About two years ago, I was standing in the checkout line of one of my students. Jen was a quiet, friendly girl who had no idea that her next sentence was about to change my life in a very profound and meaningful way. Here is what she said to me:
"Oh, Mrs. D., you know, you can pick up any of the bunnies anytime! You don't even have to be buying one. As long as the top is off the little display area, you're free to pick them up and hold any one of them."
Suddenly, it was as if there was a tectonic shift below my feet. Continents collided, oceans spilled their briny and finny contents onto arid sands and arctic shelves alike. The earth held still, no longer rotating upon its axis while black holes swallowed light years' worth of galaxies and celestial bodies of planetary relics. The jet stream halted its flow and not a breath of air moved, not even a whisper of a breeze; majestic eagles and mighty condors gliding on its updraft began to plummet to the ground, saved only by genetic instinct bred of generations. A small child at a church carnival in Boise wept as her scoop of raspberry ripple ice cream fell off its cone and plopped on the hot pavement.
My pen jerked an extra "S" and I wrote "Pet Supplies Pluss" in the Pay to the Order of blank on my check. "What!?" I said, snapping my head up to meet her gaze.
"People do it all the time," she said. "That's why they're in there."
From that moment on, I have been a shameless bunny visitor to my local pet store. I go there simply to pet and hold bunnies. And I don't care who knows it.
Oh, sure, I used to pretend I was there to actually buy a bunny at first. But only if someone came by or seemed to be looking at me. And, yes, I used to actually buy something when I went. I cannot tell you how many separate cans of cat food or cat toys I used to buy. But after a while, I just went there for no other reason than to hold and pet bunnies. The nice thing about our pet store is that it is in the same shopping strip as a Target and a grocery store and a Home Depot. That makes it way easy to simply stop off and grab some bunny time.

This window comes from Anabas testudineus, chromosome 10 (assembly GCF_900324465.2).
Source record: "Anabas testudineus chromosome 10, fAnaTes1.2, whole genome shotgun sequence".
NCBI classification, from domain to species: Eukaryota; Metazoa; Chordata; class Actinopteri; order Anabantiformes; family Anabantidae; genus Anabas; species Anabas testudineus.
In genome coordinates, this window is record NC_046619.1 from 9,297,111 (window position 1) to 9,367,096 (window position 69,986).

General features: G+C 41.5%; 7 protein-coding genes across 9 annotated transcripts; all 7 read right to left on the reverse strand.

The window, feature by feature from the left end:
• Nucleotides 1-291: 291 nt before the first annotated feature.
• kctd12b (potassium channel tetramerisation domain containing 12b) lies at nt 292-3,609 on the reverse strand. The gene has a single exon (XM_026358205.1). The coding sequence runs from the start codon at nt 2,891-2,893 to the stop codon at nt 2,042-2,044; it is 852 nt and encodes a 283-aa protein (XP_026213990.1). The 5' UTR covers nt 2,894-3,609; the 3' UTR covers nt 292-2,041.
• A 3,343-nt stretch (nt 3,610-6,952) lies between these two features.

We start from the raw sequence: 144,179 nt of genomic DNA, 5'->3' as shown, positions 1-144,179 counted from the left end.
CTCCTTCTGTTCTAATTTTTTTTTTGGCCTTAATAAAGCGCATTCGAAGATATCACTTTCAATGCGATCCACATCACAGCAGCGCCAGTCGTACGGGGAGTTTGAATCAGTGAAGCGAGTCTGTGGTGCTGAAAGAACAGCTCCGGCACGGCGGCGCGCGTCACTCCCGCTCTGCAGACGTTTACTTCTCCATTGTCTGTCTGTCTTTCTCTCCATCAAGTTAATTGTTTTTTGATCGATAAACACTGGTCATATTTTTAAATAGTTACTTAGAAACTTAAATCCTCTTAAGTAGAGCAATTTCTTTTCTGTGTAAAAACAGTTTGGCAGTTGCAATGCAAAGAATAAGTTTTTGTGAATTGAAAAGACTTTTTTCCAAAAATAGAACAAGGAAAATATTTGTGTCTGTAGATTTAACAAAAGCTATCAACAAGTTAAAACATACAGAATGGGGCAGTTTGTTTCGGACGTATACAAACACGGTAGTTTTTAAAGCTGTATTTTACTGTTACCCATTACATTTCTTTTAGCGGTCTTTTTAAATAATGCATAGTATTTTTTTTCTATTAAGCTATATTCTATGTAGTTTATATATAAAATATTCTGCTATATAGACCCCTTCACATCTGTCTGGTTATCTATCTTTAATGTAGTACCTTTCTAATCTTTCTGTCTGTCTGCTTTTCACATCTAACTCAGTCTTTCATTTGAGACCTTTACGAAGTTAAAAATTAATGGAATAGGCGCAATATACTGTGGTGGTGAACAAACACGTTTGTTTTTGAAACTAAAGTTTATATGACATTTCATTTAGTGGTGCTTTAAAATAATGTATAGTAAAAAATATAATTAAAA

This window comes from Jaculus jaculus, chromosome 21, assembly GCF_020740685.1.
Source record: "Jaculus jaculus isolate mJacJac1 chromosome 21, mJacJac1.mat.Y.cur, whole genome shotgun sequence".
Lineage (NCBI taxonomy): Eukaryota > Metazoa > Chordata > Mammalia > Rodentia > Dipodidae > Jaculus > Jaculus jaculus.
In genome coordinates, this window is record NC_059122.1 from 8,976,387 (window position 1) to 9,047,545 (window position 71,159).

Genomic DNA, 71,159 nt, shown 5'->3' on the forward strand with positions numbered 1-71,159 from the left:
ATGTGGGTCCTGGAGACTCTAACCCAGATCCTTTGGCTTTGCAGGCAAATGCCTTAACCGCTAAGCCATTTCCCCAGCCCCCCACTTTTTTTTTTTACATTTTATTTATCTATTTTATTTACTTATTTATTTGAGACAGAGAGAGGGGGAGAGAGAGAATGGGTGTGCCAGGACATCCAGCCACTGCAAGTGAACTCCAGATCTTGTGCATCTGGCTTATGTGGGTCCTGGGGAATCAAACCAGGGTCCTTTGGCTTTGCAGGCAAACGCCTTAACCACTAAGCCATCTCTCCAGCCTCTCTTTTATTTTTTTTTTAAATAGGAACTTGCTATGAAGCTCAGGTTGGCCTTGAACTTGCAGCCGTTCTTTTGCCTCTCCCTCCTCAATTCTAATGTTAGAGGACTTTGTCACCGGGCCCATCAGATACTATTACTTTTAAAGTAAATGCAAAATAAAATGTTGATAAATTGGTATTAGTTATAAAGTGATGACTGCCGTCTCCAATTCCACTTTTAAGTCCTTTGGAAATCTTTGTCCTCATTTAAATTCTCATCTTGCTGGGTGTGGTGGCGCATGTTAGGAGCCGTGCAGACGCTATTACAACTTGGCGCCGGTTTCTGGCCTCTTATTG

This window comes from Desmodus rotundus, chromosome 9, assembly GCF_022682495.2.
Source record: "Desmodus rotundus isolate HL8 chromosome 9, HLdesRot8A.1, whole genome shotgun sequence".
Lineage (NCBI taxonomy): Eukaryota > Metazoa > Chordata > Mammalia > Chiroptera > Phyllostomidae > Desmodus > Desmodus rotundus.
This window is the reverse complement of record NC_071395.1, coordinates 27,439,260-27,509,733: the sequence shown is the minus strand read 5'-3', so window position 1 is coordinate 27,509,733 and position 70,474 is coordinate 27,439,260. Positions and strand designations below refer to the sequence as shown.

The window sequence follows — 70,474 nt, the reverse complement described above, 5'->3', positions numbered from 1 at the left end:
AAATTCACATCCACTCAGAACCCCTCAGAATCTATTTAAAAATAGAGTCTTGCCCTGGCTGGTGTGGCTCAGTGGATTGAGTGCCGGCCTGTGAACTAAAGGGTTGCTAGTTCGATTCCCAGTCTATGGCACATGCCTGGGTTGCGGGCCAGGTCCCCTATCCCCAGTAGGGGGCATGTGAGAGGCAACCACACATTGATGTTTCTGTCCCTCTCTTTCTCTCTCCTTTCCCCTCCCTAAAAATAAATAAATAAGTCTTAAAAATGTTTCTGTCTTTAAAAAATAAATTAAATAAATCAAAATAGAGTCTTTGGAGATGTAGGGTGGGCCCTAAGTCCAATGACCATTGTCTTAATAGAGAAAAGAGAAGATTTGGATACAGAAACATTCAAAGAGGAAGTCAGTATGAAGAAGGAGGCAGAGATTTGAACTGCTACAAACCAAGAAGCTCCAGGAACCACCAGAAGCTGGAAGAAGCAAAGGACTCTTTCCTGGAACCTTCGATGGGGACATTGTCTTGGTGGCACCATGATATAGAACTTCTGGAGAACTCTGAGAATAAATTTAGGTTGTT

Feeling depressed? Go and hold a bunny. Feeling bored? Go and pet some bunnies. Too cold outside to do much of anything? Go hold bunnies. Too far away from payday to feel good about shopping for shoes? Go grab some bunny time. Spring break this year was, as you know, in March. In Northeast Ohio, March is Wintertime. Spring break made me want to slit my wrists. It was cold, dark, depressing, and awful. I basically camped out with the bunnies.
Now, you might be saying, "Nance, why don't you just go ahead and buy a frikking bunny already?" One word: RICK. The husband is not on board with a bunny. He has basically said that until Emily (the blind toothless 18-year old cat) dies, there will be no more pets. (Interesting note: He tried claiming the six outdoor pond fish as pets. I maintain they do not count. Can I get a ruling?)
Jared claims that soon, the pet store people will be "on to" my bunny habit and will put a stop to it. That they'll one day come up to me and say, "Excuse me, ma'am, but you can't just keep coming in here semi-weekly and pick up the bunnies and cuddle them and then leave. In the first place, it's just weird. In the second place, at some point, you should buy one or at least have the intent to buy one. Finally, we are not licensed therapists." After I tell Jared to shut the hell up, I tell him not to worry. For, it is at this point that I plan to play my trump card and this it is: I will tell them that I am a Bunny Whisperer.
Mainly because I believe that this is true. All bunnies love me. Not once has a single bunny struggled or resisted me. They all snuggle up to my neck and chin and relax completely. I speak softly and calmly to them. And when I leave, they all look sorry to see me go.
How does that old song go? "You're no bunny till some bunny loves you...you're no bunny till some bunny cares...."